capacities, were established in 1979 (DuToit, 1979). However, while the macrophytes within the

river recovered, the park is still visited by 3,000 visitors annually and it is possible that their

presence influences gastropod distribution, especially in Singing Spring and Devil's Eye where

access is not restricted.

Due to the large number of springs in Florida, the findings presented herein have several

important implications for management. The potential interactions between oxygen availability,

periphyton accrual and grazing merit further investigation. In addition, because the rate of

periphyton accumulation was likely underestimated in the springs, and the lack of grazing

pressure alone cannot account for the periphyton accumulation seen within the springs, current

velocity should be considered as well. This environmental variable appears to co-vary with

dissolved oxygen concentration and there exists also a qualitative positive relationship between

current velocity and density of E. floridensis. High current velocities in sections of the main river

removes flocculent material, leaving denser, sandier sediment and limestone outcrops behind.

These microhabitats may allow for increased survival or growth relative to areas of high floc

build up and therefore represent preferred gastropod habitat (Olabarria et al. 2002). In these

preferred areas, grazing pressure, in combination with current velocity, may exert control over

periphyton growth.

In a broader sense, managers working within any riverine system should not forget that

changes in physical parameters are just as influential in producing ecosystem change as nutrient

load. For example, in the Weeki Wachee River, a highly spring-influenced system in Hernando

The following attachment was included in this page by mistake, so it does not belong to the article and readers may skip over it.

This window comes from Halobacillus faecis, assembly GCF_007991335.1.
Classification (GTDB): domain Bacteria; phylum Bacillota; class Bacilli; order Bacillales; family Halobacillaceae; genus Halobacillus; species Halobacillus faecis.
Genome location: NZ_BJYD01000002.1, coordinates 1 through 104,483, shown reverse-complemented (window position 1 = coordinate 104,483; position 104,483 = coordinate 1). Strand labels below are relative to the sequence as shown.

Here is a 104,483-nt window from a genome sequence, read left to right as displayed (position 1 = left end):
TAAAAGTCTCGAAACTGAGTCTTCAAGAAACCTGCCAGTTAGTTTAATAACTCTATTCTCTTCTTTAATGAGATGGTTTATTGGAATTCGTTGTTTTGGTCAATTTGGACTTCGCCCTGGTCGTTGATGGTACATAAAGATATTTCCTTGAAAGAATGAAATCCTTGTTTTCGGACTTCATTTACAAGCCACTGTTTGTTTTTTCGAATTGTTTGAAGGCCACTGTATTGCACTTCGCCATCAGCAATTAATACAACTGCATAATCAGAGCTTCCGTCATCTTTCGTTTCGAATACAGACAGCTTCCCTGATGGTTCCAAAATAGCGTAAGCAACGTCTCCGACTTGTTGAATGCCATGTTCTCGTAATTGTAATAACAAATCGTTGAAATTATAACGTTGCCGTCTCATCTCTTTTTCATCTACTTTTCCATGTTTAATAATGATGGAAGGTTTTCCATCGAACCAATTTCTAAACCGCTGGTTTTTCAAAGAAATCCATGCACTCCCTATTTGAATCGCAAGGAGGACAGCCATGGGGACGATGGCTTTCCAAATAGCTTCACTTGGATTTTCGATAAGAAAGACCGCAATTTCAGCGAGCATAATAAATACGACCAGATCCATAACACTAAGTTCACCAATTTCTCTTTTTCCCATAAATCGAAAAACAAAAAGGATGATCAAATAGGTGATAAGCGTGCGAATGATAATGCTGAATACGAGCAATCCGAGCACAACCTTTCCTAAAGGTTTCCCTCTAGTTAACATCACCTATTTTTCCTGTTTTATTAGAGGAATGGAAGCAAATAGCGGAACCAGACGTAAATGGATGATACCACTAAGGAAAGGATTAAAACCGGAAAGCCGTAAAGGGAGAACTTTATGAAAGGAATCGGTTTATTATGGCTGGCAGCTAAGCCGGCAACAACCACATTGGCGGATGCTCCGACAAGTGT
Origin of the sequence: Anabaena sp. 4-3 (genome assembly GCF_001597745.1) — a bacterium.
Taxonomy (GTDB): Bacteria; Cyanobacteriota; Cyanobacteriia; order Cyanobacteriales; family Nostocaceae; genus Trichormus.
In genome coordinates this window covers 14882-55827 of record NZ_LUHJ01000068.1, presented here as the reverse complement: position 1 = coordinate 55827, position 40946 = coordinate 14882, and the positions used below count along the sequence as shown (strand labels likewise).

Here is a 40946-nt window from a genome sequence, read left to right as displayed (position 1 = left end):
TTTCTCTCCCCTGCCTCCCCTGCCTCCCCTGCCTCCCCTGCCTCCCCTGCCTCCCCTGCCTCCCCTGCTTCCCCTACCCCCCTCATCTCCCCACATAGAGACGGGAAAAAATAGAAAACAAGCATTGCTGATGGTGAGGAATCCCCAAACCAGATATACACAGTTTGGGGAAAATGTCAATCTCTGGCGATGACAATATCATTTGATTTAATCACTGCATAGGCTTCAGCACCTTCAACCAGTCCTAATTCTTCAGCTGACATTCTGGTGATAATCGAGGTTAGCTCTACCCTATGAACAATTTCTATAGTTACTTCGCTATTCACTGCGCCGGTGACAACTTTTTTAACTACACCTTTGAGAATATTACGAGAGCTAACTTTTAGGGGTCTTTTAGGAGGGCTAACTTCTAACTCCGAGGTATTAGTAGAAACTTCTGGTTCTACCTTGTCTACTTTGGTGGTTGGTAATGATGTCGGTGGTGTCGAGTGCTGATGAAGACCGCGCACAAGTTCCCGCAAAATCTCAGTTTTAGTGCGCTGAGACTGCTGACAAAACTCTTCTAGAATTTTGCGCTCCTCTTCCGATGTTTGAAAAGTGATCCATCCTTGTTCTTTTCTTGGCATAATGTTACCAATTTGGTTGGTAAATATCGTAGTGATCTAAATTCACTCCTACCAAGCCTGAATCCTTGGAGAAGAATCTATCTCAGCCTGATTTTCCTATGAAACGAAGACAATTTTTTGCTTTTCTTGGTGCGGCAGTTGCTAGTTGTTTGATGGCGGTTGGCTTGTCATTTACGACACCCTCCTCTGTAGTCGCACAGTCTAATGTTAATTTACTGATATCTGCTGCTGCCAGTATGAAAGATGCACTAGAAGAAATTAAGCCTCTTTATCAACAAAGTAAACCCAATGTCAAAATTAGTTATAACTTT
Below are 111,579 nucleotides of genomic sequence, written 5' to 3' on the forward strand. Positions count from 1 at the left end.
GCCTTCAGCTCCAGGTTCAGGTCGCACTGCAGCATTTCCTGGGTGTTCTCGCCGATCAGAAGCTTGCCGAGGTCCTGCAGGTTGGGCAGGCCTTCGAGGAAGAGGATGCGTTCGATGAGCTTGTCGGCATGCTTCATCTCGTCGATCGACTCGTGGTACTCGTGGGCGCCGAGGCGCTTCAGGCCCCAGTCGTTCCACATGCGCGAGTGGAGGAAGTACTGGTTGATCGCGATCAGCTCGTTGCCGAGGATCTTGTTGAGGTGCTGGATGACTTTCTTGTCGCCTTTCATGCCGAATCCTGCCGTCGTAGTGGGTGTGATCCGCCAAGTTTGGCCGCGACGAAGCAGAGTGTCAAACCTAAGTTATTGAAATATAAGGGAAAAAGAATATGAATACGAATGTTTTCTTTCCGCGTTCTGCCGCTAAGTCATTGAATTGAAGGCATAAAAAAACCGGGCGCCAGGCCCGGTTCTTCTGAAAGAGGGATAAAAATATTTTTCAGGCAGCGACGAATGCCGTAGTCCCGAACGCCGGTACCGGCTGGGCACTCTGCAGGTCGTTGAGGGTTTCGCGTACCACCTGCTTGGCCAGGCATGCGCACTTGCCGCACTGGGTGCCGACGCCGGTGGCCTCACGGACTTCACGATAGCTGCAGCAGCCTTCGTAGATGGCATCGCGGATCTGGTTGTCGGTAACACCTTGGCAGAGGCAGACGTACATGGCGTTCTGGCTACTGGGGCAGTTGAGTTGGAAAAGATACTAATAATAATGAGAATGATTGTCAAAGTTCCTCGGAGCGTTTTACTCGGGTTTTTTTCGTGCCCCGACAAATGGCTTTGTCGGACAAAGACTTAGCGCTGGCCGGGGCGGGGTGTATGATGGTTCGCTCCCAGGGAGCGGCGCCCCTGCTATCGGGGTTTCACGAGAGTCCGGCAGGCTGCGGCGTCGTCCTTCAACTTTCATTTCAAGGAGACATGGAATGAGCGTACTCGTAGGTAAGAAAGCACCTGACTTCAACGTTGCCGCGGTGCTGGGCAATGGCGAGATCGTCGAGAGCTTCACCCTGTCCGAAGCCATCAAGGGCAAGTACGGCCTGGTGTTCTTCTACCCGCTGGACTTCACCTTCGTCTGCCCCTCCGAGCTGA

County, mean total nitrogen and phosphorous concentrations within the system have increased









from 1998-2000 to 2003-2005 (from 500 to 700 pg N 1-1; 24 to 27 pg P 1-1) (Frazer et al., 2006).

However, mean stream velocity within the river also increased from an average of 0.23 m/s to

0.28 m/s and in conjunction with this, instead of a nutrient stimulated increase in periphyton

load, there was a decrease in mean periphyton abundance from 0.078 to 0.035 mg Chl a g wet

weight host macrophyte-1 (Frazer et al., 2006). In the Homosassa River, mean total nitrogen and

phosphours also increased from 1998-2000 to 2000-2005 (from 425 to 500 pg N 1-1; 24 to 26 pg

P 1-1). However, mean stream velocity in this system is much lower (0.08 m s-1 from 2003 to

2005) than in the Weeki Wachee and Ichetucknee rivers and, in this case, periphyton loads

increased from 0.029 to 0.165 mg Chl a g wet weight host macrophyte-1. These examples

demonstrate how chemical and physical forces might act in concert to affect periphyton

abundance. This fact should be considered by managers whenever changes such as reductions in

nutrient load, changes in minimum flows and levels, and diversions of riverine waters are

proposed.

















APPENDIX
ICHETUCKNEE MEAN ENVIRONMENTAL PARAMETERS











Table A-1. Ichetucknee River mean environmental parameters for transect data collected in May 2003 and April 2004 (Kurz et al.
2003 and 2004). In 2003, N = 5 for depth, flow and canopy and N = 3 for each of the other parameters. In 2004, N = 3 for


depth, flow and canopy and


# Snail/Transect SAV Surface Area (cm2)
0.49


N>


Year Transect
2003 1
2
3
4
5
6
7
8
9
10
11
12
13
14
2004 1
2
3
4
5
6
7
8
9
10
11


Depth
(m)
0.98
0.98
0.98
1.18
1.00
0.82
1.12
1.00
1.00
1.04
1.03
1.44
1.20
1.16
1.40
1.00
1.00
1.70
1.60
1.20
1.40
1.60
1.40
1.90
1.70


Temp
(C)
21.9
21.8
21.8
21.9
21.9
22.1
22.2
22.3
22.5
22.6
23.0
23.2
23.3
23.5
21.8
21.9
22.0
21.9
22.0
22.1
22.2
22.4
22.4
22.6
22.7


DO
(mg/L
4.3
4.5
4.7
3.7
4.1
5.0
4.9
5.2
5.2
6.2
6.7
7.4
7.6
7.8
4.2
4.6
5.0
4.5
4.3
5.2
3.7
5.2
5.2
6.1
6.3


3 for other parameters.
Flow
p) pH (m/s)
7.46 0.11
7.46 0.18
7.57 0.22
7.27 0.26
7.45 0.23
7.49 0.20
7.50 0.23
7.59 0.24
7.67 0.15
7.61 0.17
7.75 0.13
7.70 0.13
7.79 0.14
7.84 0.15
7.53 0.09
7.60 0.09
7.58 0.12
7.64 0.12
7.63 0.20
7.64 0.09
7.64 0.15
7.72 0.18
7.73 0.10
7.80 0.32
7.83 0.22


Conduct (uS/cm)
320
320
320
312
311
309
314
315
323
322
321
322
321
321
309
309
309
299
297
296
297
297
303
299
299


0.58
0.58
0.71









1.57
1.9
1.69

0.58
0.42
0.63
0.4
0.47
0.52
0.58











Table A-1 Continued.
Depth
Year Transect (m)
2004 12 1.60
13 1.30
14 1.30
2007 1 1.06
2 1.10
3 1.10
4 0.93
5 1.43
6 1.13
7 1.70
8 1.47
9 1.63
10 2.30
11 1.53
12 1.60
13 1.33
14 1.47


Temp
(C)
22.8
22.8
22.9
21.8
21.9
21.9
21.5
21.5
21.5
21.7
21.9
22.0
21.3
21.4
21.8
20.8
21.3


DO
(mg/L)
7.1
6.9
7.4
4.3
4.8
5.3
4.2
4.3
5.4
3.2
4.8
4.4
5.1